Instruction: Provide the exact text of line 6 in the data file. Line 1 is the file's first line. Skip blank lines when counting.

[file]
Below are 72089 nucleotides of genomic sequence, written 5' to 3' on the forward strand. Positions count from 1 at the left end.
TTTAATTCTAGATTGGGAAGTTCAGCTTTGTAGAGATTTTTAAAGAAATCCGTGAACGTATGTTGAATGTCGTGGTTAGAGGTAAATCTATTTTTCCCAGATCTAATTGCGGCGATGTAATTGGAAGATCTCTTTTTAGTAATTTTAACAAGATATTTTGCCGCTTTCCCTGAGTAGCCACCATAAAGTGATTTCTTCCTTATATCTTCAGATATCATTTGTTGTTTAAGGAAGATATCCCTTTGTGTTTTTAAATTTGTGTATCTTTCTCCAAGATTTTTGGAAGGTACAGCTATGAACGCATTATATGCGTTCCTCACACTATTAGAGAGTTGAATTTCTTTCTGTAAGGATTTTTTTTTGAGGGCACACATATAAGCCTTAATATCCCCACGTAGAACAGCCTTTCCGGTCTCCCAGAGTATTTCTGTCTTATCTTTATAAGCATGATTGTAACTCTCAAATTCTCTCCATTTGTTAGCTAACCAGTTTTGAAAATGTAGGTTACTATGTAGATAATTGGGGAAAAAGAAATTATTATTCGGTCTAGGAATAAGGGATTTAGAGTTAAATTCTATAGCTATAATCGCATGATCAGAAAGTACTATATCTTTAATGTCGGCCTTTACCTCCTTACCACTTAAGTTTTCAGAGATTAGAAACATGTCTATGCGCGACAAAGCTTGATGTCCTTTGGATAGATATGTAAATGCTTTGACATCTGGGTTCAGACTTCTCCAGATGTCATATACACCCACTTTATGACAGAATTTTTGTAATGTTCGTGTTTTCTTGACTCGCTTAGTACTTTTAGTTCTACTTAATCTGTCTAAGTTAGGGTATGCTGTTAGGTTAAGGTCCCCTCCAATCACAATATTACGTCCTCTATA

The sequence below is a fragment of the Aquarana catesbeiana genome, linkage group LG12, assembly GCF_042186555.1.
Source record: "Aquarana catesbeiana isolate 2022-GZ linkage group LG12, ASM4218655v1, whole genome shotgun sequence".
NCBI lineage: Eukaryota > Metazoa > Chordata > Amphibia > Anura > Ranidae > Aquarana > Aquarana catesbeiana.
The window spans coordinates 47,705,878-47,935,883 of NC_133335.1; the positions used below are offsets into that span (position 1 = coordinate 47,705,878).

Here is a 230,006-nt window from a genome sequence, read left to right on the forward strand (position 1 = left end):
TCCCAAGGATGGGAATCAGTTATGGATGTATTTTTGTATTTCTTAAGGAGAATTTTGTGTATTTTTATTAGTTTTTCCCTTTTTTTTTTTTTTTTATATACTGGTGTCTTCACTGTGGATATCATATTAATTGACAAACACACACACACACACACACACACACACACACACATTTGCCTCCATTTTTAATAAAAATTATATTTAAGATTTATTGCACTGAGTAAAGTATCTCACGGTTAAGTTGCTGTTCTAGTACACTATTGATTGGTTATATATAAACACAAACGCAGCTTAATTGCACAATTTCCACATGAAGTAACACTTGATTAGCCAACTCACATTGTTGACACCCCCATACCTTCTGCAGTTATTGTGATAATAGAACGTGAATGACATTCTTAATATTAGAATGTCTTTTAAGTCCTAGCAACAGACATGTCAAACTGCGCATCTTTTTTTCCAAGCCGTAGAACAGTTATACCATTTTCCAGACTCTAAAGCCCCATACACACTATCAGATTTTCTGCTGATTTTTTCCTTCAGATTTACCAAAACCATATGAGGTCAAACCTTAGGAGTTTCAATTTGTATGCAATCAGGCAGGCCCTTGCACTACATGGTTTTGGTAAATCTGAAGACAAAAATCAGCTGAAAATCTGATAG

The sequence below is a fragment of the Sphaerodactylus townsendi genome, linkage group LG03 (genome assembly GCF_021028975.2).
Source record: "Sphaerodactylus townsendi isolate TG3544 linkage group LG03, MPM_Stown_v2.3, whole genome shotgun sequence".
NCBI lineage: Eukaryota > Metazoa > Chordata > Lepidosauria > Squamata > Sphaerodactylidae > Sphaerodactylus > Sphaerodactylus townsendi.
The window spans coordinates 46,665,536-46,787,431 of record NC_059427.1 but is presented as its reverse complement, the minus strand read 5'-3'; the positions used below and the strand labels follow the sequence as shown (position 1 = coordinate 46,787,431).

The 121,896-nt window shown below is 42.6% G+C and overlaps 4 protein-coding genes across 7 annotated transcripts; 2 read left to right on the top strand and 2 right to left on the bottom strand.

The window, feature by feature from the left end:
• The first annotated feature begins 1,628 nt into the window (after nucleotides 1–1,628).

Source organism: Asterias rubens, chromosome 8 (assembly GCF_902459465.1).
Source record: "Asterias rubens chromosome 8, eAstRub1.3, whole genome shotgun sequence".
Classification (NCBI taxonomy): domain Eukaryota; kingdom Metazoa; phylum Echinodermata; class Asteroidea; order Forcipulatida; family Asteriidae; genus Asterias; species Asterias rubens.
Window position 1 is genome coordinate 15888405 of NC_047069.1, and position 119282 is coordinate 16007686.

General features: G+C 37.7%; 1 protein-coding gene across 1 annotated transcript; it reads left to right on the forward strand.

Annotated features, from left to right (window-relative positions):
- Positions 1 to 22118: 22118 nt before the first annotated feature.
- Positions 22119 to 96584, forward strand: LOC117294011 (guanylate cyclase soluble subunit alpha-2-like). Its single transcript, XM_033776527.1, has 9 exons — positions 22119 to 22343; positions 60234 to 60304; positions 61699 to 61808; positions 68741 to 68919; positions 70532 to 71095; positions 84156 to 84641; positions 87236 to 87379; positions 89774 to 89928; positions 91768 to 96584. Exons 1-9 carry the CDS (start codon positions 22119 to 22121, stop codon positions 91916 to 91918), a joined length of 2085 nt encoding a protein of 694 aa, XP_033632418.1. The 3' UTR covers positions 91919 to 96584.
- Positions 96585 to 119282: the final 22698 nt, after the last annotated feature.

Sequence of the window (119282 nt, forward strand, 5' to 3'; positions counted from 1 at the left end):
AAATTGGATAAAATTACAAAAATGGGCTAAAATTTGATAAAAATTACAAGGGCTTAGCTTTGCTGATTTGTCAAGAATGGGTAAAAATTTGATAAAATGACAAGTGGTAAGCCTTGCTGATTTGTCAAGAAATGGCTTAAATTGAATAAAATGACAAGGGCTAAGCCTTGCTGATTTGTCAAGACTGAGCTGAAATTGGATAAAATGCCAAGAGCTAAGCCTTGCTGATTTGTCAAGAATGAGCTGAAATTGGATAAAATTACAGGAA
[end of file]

The window spans coordinates 47,705,878-47,935,883 of NC_133335.1; the positions used below are offsets into that span (position 1 = coordinate 47,705,878).